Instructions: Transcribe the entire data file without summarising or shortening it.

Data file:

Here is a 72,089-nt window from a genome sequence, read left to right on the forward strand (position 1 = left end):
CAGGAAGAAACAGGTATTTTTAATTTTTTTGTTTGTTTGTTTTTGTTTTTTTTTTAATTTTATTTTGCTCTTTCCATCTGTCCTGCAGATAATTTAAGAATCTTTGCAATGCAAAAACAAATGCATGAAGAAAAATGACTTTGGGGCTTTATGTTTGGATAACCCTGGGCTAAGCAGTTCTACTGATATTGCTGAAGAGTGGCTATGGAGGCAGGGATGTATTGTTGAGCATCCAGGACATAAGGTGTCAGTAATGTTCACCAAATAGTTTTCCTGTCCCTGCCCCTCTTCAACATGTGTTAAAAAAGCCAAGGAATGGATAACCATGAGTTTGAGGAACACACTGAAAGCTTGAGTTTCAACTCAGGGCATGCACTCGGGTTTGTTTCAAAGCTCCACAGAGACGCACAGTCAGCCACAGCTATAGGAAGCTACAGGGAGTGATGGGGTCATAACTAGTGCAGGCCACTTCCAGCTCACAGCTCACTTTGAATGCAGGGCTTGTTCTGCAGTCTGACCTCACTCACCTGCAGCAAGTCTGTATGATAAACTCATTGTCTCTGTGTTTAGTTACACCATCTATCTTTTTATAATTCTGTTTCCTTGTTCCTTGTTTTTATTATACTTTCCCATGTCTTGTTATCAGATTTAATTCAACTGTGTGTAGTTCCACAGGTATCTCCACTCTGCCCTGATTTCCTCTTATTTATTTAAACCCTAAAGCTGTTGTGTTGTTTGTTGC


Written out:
Here is a 72,089-nt window from a genome sequence, read left to right on the forward strand (position 1 = left end):
CAGGAAGAAACAGGTATTTTTAATTTTTTTGTTTGTTTGTTTTTGTTTTTTTTTTAATTTTATTTTGCTCTTTCCATCTGTCCTGCAGATAATTTAAGAATCTTTGCAATGCAAAAACAAATGCATGAAGAAAAATGACTTTGGGGCTTTATGTTTGGATAACCCTGGGCTAAGCAGTTCTACTGATATTGCTGAAGAGTGGCTATGGAGGCAGGGATGTATTGTTGAGCATCCAGGACATAAGGTGTCAGTAATGTTCACCAAATAGTTTTCCTGTCCCTGCCCCTCTTCAACATGTGTTAAAAAAGCCAAGGAATGGATAACCATGAGTTTGAGGAACACACTGAAAGCTTGAGTTTCAACTCAGGGCATGCACTCGGGTTTGTTTCAAAGCTCCACAGAGACGCACAGTCAGCCACAGCTATAGGAAGCTACAGGGAGTGATGGGGTCATAACTAGTGCAGGCCACTTCCAGCTCACAGCTCACTTTGAATGCAGGGCTTGTTCTGCAGTCTGACCTCACTCACCTGCAGCAAGTCTGTATGATAAACTCATTGTCTCTGTGTTTAGTTACACCATCTATCTTTTTATAATTCTGTTTCCTTGTTCCTTGTTTTTATTATACTTTCCCATGTCTTGTTATCAGATTTAATTCAACTGTGTGTAGTTCCACAGGTATCTCCACTCTGCCCTGATTTCCTCTTATTTATTTAAACCCTAAAGCTGTTGTGTTGTTTGTTGC